I am currently contracted on a project with 1.5 million lines of code and dependencies on hundreds of services written by a number of different teams. It takes a few weeks just to get new developers productive on the code base. How do you even begin to explain the complexity of this to somebody in a way they can really relate to when they barely understand computers?
As you start trying to build something that looks like the puzzle, you realise that instead of the 1,000 pieces originally estimated for the puzzle, you're going to need 5,000, and the puzzle is actually in 3 dimensions not just 2, and also the puzzle needs to fit with another puzzle built by a different team of people who had no idea your puzzle needs to fit with them. Then you find out your puzzle pieces, that you borrowed from someone else, don't work as expected with put together with certain other pieces... :)
Your supposed to design a 4 lane bridge for a new interstate, you say sure that takes 6 months where do you want it?. After 3 months they decide where they want it and expect the design in 3 more months. You say, that's not going to happen I might be able to pull 5 months though.
So, assuming you know where it's going to be you start pulling in some overtime and get to work. After another month they say, we need a 6 lane bridge, after another they want to add a train. And 2 weeks before the deadline they decide on a tunnel. SO, you end up submitting a 6 lane bridge design that can't handle trains.
Which is why software is always late, and you don't hand them what they want.
However I think this is true of a lot of fields... some people just can't grok (and don't need to grok) how an automatic transmission in their car works. I'm particularly inept when it comes to the subtleties of art and music.
But a particularly relevant analogy that I use would be that you are working at a library. (That is: a library where you can check out books, not a software library.)
Not only do you have to write a good portion of these books, but you also have to read a lot of the books in the library, and at the very least you have to read the table of contents and/or index of most of those books.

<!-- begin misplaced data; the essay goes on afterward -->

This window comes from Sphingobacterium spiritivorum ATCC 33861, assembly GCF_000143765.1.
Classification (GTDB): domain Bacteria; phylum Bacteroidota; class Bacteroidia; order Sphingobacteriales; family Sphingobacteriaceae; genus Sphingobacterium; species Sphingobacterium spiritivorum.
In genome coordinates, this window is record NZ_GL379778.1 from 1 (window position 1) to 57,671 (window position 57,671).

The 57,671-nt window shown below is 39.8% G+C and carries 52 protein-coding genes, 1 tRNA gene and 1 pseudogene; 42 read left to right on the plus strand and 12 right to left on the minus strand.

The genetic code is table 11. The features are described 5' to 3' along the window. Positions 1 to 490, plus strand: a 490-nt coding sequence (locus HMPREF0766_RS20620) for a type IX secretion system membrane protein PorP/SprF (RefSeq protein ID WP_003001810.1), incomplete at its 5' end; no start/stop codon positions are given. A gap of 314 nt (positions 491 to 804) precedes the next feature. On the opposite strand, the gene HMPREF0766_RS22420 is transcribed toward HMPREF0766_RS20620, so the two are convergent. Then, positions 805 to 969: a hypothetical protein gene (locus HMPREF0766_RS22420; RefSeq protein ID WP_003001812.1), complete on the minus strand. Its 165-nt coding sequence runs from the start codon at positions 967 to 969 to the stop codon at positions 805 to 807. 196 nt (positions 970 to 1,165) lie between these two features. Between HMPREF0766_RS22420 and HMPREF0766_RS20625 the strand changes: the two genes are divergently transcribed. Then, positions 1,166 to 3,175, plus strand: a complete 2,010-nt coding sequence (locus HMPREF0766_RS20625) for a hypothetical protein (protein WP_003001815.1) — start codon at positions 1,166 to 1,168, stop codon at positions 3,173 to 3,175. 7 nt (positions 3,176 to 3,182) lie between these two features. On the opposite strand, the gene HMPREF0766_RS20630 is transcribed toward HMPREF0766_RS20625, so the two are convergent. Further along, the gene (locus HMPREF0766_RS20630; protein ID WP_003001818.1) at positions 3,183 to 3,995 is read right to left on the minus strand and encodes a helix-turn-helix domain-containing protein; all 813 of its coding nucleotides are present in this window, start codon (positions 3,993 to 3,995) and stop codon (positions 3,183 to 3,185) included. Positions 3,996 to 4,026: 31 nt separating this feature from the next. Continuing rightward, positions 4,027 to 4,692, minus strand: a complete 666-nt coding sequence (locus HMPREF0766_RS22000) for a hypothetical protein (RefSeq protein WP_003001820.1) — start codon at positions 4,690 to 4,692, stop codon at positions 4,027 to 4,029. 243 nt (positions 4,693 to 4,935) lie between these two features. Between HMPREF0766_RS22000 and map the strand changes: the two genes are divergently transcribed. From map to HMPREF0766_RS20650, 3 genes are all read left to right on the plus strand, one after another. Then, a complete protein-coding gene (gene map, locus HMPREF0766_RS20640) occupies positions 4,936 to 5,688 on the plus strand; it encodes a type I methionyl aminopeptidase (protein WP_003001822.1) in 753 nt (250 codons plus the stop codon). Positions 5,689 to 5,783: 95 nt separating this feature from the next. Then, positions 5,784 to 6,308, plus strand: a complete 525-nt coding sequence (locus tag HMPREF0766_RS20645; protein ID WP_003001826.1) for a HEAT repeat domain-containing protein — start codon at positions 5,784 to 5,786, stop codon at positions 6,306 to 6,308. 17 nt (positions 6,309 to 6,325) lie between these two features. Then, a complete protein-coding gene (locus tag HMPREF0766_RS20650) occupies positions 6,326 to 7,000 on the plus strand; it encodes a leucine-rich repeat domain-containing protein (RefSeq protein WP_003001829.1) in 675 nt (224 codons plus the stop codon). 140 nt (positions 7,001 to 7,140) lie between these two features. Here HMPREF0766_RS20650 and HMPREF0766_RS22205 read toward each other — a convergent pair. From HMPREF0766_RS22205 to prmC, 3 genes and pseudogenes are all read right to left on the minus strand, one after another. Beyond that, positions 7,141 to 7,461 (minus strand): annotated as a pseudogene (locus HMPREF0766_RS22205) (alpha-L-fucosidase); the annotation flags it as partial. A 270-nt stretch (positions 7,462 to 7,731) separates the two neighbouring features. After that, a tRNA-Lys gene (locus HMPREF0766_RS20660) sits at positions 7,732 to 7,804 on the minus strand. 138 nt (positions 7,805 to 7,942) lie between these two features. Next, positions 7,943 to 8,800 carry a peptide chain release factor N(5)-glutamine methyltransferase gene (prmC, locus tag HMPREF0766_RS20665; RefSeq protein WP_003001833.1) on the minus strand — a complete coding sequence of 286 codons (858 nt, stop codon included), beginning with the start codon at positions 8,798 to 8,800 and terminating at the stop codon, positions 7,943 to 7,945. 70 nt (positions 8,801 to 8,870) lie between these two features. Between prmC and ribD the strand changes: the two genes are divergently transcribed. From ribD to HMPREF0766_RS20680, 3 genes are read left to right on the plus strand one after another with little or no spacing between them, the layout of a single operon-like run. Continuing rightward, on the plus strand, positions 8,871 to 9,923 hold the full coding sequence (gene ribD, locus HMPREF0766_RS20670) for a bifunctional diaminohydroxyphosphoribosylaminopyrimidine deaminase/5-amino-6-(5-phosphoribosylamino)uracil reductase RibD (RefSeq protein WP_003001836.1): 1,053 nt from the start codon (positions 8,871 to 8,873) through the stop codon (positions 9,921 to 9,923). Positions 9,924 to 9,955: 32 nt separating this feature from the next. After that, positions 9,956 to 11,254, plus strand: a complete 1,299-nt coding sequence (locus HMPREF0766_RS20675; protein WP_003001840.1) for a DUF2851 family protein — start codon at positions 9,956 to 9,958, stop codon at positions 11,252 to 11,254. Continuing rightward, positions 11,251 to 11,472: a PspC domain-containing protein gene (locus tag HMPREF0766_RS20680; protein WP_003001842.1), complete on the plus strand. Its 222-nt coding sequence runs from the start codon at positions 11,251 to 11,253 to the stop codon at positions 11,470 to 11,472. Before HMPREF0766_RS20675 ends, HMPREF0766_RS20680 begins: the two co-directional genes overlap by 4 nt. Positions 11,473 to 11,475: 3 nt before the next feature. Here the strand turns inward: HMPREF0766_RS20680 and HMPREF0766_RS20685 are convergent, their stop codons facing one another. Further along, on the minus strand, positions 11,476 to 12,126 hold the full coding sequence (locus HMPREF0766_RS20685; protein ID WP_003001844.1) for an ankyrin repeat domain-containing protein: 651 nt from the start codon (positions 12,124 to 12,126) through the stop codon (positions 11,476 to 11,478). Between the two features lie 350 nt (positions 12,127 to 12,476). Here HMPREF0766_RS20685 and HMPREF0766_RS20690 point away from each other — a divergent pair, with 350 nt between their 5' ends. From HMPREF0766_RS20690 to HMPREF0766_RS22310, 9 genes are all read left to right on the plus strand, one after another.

In addition to this you have to be very good at keeping the library organized, and you have to coordinate with other staff members at the library.
Smaller systems are simply a shelf or two of books, larger systems can span several buildings.
I like this analogy because most everyone can relate to it, it gives a very real physical sense of size, and I think it pretty adequately describes what a programmer has to hold in their head on a daily basis.
challenger blew up because of a fuel leak, not the lack ofi an rtos.
For instance right now I'd probably pull up the page for the Intel Core i7 and show them the transistor count.
I say: "You're now in a room. It has <transistor count> light switches. I write the instructions that tell you precisely how to flip those switches. You have <cycle time> to perform each instruction. Also it takes <x> instructions to <do some useful unit of computation>"
It's a bit exaggerated, of course, but it usually shakes their view of computers up a bit :).
In this video, we had a lot of people proudly proclaiming that they didn't have the slightest clue about how the stuff they were regulating works, made terrible and inaccurate apologies, all without bringing in experts who could inform them as to the implication of the law. To add insult to injury, rather than calling them experts, they used derogatory language to put down the very people who knew what they were talking about (lets be clear here, some people use nerd as a badge of honor, but that was clearly not how they were using the word).
The opinions expressed by our lawmakers are a reflection of mentality, not age.
It was sickening to watch the legislators praise their own ignorance. It's totally cool not to be a subject matter expert in everything - nobody expects them to be. However, it's maddening that they had not already consulted any "nerds".
It really begs the question : does this apply to all other aspects of our government? Do we draft legislation on energy, defense and immigration without consulting subject matter experts at the outset?
To them, sitting in front of a computer all day means you're not working.